Kim Ismay is, similarly, a deliciously underplayed Madame Morrible. Having seen the likes of Miriam Margolyes chew up the stage and spit it back out in the same role, Ismay’s more measured take on the show’s morally ambiguous sorceress was another surprise and treat. Steven Pinder is charismatic and charming in dual roles as both kindly Doctor Dillamond and the perhaps not-so-wonderful Wizard of Oz, whilst Iddon Jones plucks at the heartstrings as well-meaning munchkin Boq.

But it is the touching, hilarious, brilliantly observed two-hander of Glinda and Elphaba around which the show truly pivots, and it’s here where the tour really plays its aces. Helen Woolf is a hyper-animated dream of a Glinda the Good - dialling the character up to eleven and keeping her there. That’s not to say it is an unruly or distracting performance - in fact some of the best scenes with this particular Glinda are when Woolf really mines into her anguish and frustration. You’ll likely not have seen a start to ‘Defying Gravity’ as venomous and brittle as here. 

Thankfully, she’s met by just as proficient and affecting an actress in Amy Ross, whose Elphaba is one of the most sincere and likeable the show has yet produced. There’s an earnest intensity to Ross’ work, particularly in Act 2 where some actresses lose some of the emotive beats amidst the bigger set pieces and numbers. 

That Ross and Woolf demonstrate both the vocals and acting chops to call this one of the best Wicked casts yet should go some way in saying how wonderful they are in their iconic roles.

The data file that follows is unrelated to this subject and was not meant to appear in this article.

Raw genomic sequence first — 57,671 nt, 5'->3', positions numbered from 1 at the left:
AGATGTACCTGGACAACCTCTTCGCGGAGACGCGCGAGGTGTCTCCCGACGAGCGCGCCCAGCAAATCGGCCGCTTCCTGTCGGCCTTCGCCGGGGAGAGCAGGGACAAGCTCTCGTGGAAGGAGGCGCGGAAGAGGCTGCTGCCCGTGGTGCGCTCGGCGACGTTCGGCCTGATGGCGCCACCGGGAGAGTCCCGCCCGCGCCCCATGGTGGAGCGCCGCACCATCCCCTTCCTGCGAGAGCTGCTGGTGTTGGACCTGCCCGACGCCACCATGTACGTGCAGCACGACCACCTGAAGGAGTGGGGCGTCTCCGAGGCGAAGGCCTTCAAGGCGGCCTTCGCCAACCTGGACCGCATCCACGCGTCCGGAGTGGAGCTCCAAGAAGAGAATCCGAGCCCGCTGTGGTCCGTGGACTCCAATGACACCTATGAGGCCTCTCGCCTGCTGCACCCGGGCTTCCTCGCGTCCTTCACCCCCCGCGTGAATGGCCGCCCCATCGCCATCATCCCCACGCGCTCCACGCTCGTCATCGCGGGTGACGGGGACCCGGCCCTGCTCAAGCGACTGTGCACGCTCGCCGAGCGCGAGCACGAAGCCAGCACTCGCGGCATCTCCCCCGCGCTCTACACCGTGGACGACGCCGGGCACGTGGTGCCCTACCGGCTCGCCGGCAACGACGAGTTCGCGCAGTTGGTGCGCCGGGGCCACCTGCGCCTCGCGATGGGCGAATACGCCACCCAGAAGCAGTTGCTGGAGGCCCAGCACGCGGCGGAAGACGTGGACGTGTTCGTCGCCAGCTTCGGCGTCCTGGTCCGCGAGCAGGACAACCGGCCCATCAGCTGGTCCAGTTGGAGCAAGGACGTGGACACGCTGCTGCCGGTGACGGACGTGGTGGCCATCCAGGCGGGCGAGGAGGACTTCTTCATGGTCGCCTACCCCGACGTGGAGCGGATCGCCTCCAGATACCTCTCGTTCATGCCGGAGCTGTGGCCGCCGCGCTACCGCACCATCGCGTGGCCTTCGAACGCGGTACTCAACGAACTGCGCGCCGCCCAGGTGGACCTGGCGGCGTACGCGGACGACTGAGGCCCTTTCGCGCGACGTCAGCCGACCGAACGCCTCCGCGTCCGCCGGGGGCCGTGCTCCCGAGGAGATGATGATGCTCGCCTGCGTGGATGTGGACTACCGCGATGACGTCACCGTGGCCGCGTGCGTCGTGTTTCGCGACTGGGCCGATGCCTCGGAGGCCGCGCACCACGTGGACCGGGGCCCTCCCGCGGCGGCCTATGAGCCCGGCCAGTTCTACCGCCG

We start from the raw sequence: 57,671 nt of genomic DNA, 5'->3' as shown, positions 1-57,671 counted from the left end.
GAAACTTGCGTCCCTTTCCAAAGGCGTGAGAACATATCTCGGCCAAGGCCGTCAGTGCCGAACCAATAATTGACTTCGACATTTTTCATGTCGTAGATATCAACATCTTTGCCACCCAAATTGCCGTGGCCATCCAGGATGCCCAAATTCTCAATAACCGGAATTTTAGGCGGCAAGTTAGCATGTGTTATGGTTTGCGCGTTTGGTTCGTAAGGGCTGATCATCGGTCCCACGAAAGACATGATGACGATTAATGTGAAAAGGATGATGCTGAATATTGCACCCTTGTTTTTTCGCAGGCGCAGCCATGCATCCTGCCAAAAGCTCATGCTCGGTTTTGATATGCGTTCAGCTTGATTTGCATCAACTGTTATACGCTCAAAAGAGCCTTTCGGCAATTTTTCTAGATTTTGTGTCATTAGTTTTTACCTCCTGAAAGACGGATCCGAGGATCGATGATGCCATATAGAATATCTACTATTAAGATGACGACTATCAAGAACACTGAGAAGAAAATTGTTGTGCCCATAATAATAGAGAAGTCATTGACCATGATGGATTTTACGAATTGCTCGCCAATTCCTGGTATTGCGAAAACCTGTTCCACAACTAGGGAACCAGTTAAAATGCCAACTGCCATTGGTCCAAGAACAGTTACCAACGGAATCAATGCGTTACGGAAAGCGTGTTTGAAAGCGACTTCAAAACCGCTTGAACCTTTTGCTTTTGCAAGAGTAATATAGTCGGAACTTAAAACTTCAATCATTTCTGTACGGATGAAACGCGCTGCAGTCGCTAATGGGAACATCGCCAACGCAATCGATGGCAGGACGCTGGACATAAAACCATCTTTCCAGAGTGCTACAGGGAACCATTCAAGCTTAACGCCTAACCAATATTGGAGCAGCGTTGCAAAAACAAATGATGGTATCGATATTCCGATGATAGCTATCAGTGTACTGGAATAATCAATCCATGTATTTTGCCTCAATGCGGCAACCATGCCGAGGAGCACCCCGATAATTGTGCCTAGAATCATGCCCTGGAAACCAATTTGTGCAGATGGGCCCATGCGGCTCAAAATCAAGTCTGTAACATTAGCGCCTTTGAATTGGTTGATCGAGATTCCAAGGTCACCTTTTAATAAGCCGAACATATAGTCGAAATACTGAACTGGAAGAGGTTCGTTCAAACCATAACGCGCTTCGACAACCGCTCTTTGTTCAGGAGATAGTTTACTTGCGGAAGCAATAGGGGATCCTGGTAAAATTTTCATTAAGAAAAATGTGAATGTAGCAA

There’s little that needs to be said about the show's now-iconic score - ‘Defying Gravity’ remains one of the all-time great Act 1 closers, and Ross truly goes to town with it here, whilst the sheer charm and character of the likes of ‘Popular’ and ‘One Short Day’ have lost none of their shine. The story takes the essence of Gregory Maguire’s clever but slightly darker books and paints it into something witty, affecting, family-friendly and empowering, with a smorgasbord of hidden nudges and winks for fans of the world of Oz. How the show’s second Act operates around the fringes of Dorothy’s story remains particularly genius.

But even pushing these specific merits and achievements aside, Wicked remains as enjoyable and seminal a visit today as it ever has done because above all it is an extremely slick, polished and stunning example of big budget musical theatre pitched perfectly and executed equally well. That the cast and creatives involved have once again been able to scoop up all that Ozmopolitan goodness and take it on the road without compromising any of its splendiferousness or wonderment proves just one thing:

Wicked doesn’t just defy gravity, it defies expectations right along with it.

So if you care to find me, look to the Western Box Office. I’m off to hunt down those daily returns…

RATING - ★★★★★

Tickets: 0844 338 5000 / Official Website: click

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Readers who submit articles must agree to our terms of use. The content is the sole responsibility of the contributor and is unmoderated. But we will react if anything that breaks the rules comes to our attention. If you wish to complain about this article, contact us here